Immediacy bias must just be part of human nature, hard-wired into us in a way that compels reflexive thinking.
That’s why the most recent version of something special we saw is disproportionately proclaimed the best or worst or most ever ... and right away, of course.
That mentality obviously has escalated with the incubator of impulse and unfiltered observations that is Twitter and other social media.
But ... but ... but ...
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However you might want to pause for perspective ...
Along comes the jaw-dropping Usain Bolt, who on Friday night became the first man ever to win three consecutive gold medals in the 100-, 200- and 400-meter dashes when he zoomed away from a clumped field as the anchor in the relay.
His uncanny dominance was juxtaposed on Friday in a race that appeared to further reveal the human vulnerability of Team USA, which was ruled to have passed the baton outside the zone on its first exchange (between Missouri native Mike Rodgers of St. Louis and Justin Gatlin) and thus forfeited an initially apparent bronze. (Late Friday, video was being reviewed by officials per a USA Track and Field request).
It might have been just another anticlimactic “race” involving Bolt of Jamaica ... if it weren’t such an intoxicating sight to see him again make his world-class competitors look like novices as he seems to shatter all bounds.
“There you go,” Bolt said afterward. “I am the greatest.”
Who could argue?
This came a night after his lopsided victory in the 200-meter dash had left him bluntly stating his wish to be known “among the greatest” and thus with the likes of “Ali and Pele.”
“I hope after these Games,” he said, “I will be in that bracket.”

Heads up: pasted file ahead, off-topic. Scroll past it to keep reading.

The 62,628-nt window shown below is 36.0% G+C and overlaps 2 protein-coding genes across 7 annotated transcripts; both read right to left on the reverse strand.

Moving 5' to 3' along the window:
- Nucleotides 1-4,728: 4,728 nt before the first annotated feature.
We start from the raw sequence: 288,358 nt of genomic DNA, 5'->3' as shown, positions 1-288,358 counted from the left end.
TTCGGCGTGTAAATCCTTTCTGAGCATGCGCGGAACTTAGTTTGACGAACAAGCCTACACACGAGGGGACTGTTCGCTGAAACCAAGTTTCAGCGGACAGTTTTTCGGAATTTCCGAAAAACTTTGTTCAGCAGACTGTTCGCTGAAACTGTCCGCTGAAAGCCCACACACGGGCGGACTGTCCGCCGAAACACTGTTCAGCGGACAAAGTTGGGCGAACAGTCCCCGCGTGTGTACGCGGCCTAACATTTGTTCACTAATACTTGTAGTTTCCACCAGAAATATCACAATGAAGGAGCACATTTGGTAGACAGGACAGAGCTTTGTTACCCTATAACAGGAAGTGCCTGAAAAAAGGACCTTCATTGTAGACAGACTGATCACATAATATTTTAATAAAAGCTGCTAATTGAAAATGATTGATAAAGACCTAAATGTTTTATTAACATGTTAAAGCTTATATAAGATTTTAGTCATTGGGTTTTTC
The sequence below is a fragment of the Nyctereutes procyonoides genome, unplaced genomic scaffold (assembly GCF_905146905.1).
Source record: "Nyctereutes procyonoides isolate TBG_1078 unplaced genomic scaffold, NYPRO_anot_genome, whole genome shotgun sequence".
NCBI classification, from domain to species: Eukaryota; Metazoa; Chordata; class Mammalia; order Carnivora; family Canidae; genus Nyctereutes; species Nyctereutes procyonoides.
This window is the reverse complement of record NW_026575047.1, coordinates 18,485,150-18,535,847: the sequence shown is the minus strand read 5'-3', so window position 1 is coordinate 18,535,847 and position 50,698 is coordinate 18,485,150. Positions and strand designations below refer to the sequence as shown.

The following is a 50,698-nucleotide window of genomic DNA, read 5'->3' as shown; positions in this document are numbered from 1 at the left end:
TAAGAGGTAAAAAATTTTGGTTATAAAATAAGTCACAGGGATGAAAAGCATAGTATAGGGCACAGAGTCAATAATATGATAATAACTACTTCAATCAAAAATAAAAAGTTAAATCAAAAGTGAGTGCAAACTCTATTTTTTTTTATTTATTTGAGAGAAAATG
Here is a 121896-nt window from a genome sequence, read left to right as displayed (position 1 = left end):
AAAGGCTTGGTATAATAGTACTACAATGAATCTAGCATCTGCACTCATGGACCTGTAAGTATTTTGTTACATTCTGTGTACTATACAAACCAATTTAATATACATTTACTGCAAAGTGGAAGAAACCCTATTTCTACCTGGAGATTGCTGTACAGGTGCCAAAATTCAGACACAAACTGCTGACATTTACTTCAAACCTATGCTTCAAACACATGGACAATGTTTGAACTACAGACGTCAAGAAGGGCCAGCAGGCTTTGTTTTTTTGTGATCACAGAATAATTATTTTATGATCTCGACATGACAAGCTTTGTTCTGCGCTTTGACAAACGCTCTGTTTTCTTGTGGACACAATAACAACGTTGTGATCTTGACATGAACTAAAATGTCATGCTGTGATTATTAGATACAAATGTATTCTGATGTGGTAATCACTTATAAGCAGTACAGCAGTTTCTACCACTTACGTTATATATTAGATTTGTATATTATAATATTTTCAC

So Bolt seeks a seat among the transformative immortals, a debate a tier above the more humdrum one here about who bestrides the Rio Games as its reigning athlete.
The most popular nominees seem to be Bolt, swimmers Michael Phelps (you know the preposterous lifetime achievement case) and Katie Ledecky (the Secretariat of the pool) and gymnast Simone Biles (touted by insiders as the best ever).
And you probably could and would make a case for some others depending on your criteria and nationality.
It’s a fun but distinctly subjective topic, a big game of rock-paper scissors that hinges on what achievements or skills could be deemed more challenging or meaningful than others.
There is probably some serious science that could be employed to provide a bloodless assessment, but in the end it’s probably more meaningful just to appreciate what Biles said the other day.
“I’m not the next Usain Bolt or Michael Phelps,” she said. “I’m the first Simone Biles.”
Which is to say so she is so days ago, like Phelps, with Bolt standing at the epicenter of everything on Friday night.
More seriously, however you might want to file or reconcile Bolt’s unparalleled greatness in such a fundamental event, he is a transcendent figure that makes you lift out of your seat and feel like Jack Buck making the call on Kirk Gibson’s home run in the 1988 World Series.
“I don’t believe,” he said, “what I just saw!”
Nine times now, from Beijing to London to Rio, you could say that and feel it in the current generated by Bolt.
Nine times now, you could feel like the character Elmo (J.C. Quinn) in the movie “Vision Quest,” as he explains to wrestler Louden Swain (Matthew Modine) why he was willing to have his pay docked to take a night off to go see his friend compete in the match of his life.
One night, he starts, he was watching “the Mexican channel on TV” when he saw Pele come onto the screen.
“I don’t know nothin’ about Pele,” he says. “I’m watching what this guy can do with a ball and his feet. Next thing I know, he jumps up in the air and flips into a somersault and kicks the ball in. Upside down and backwards. ...
“Pele gets excited, and he rips off his jersey and starts running around the stadium waving it around over his head. Everybody’s screaming ... I’m here, sitting alone in my room, and I start crying.”
He paused, then he added, “Yeah, that’s right, I start crying. Because another human being, a species which I happen to belong to, could kick a ball and lift himself and the rest of us sad ... human beings up to a better place to be. If only for a minute.”
That doesn’t necessarily make Bolt into Pele or Ali, the two most-recognized athletes of the 20th century around the globe for reasons that included their athletic brilliances but extended well beyond.
Bolt is young yet, turning 30 on Sunday in what he insists is his last Olympics, and his broader deeds and influence outside sport will determine what his ultimate legacy is.
But he’s an athlete who has inspired adoration all over the world by doing things that lift the rest of us with him, well, that’s really all we need to understand just now.